In 1, my hope is occurring now, regarding an event in the present (that you are okay.) It could also refer to an event in the past or future.
You're telling me a story about a dangerous activity your brother engaged in in the past, and before you finish I interrupt with:
I hope that he was okay.
You called to tell me that your brother has crashed his car. I reply:
I hope that he is okay.
You tell me that your brother is going to have to have heart surgery. I reply:
I hope that he will be okay.
In all three versions the action of me hoping occurs at the time that the sentence was spoken, but the event that my hope is focused on need not happen at the same time.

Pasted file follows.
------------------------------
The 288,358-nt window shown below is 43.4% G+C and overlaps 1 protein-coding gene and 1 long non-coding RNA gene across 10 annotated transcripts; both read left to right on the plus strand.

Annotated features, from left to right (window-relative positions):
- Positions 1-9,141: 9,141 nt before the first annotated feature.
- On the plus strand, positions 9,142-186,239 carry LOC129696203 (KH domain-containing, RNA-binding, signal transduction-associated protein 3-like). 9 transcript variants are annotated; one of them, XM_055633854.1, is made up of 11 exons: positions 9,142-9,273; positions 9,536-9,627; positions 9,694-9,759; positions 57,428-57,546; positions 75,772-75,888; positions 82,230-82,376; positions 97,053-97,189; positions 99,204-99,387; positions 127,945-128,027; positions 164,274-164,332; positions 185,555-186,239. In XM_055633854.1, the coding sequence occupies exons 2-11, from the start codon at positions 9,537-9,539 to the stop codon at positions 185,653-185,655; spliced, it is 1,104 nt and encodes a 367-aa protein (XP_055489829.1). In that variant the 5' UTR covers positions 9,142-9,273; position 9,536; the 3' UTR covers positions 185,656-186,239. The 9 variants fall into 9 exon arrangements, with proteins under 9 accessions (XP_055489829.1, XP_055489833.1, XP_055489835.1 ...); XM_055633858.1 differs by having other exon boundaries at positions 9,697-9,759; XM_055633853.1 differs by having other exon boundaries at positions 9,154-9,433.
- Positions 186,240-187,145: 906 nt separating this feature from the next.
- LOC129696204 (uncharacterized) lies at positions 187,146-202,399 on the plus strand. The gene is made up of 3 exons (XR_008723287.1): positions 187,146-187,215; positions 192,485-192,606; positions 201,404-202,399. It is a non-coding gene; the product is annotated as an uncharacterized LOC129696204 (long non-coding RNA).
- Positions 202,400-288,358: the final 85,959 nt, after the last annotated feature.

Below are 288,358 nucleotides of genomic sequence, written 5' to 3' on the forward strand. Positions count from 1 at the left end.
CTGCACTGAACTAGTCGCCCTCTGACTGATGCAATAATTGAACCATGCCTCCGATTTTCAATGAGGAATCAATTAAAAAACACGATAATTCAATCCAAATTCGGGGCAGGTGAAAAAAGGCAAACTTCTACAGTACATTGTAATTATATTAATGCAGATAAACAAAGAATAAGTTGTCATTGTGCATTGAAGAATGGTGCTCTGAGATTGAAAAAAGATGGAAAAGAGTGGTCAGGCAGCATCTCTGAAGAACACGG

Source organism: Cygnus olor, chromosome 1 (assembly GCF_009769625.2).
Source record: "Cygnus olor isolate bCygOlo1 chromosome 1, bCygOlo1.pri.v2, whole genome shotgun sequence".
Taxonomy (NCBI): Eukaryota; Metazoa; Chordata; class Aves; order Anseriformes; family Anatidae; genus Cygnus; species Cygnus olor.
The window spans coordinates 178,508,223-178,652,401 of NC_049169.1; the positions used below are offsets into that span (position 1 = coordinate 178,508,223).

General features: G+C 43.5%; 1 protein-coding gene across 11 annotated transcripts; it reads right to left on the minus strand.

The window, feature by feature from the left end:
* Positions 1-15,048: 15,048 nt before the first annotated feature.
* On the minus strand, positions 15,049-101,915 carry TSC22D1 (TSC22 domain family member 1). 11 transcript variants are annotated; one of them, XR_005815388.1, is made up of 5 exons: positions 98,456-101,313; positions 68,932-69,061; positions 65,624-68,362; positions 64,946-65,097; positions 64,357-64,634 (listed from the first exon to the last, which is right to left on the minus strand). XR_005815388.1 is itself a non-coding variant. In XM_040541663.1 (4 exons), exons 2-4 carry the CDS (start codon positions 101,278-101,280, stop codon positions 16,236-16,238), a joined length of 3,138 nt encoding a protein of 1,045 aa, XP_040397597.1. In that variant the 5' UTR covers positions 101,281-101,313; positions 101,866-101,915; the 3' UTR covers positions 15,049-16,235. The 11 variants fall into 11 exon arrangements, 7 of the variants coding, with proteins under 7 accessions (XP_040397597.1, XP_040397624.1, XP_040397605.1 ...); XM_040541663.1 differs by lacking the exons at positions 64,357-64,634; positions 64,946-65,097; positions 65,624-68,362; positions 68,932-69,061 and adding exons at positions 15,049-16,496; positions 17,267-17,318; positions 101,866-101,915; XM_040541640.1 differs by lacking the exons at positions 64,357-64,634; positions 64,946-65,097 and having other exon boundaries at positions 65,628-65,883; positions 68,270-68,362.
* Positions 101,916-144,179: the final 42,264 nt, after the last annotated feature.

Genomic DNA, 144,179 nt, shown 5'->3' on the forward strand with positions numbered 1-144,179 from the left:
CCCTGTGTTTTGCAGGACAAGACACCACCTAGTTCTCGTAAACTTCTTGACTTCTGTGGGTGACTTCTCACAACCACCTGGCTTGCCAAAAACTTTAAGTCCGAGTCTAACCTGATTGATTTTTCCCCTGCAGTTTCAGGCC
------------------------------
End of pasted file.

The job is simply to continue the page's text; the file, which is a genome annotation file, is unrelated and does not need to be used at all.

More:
In 2, "are hoping" is used to say that the action, hoping, is continuous. That is, the detectives hoped that witnesses will come forward and they continue to hope that witnesses will come forward. Here, because the action is continuous, it will usually refer to the future, though it could refer to a present (possibly continuous) action as well, or a past event whose outcome was uncertain.
She is hoping that her brother recovers quickly after surgery.
She is hoping that her brother recovers/is recovering quickly after surgery.
She is hoping that her brother recovered quickly after surgery.
In all three the action of hoping is continuous, that is, she hopes now and will continue to hope in the near future.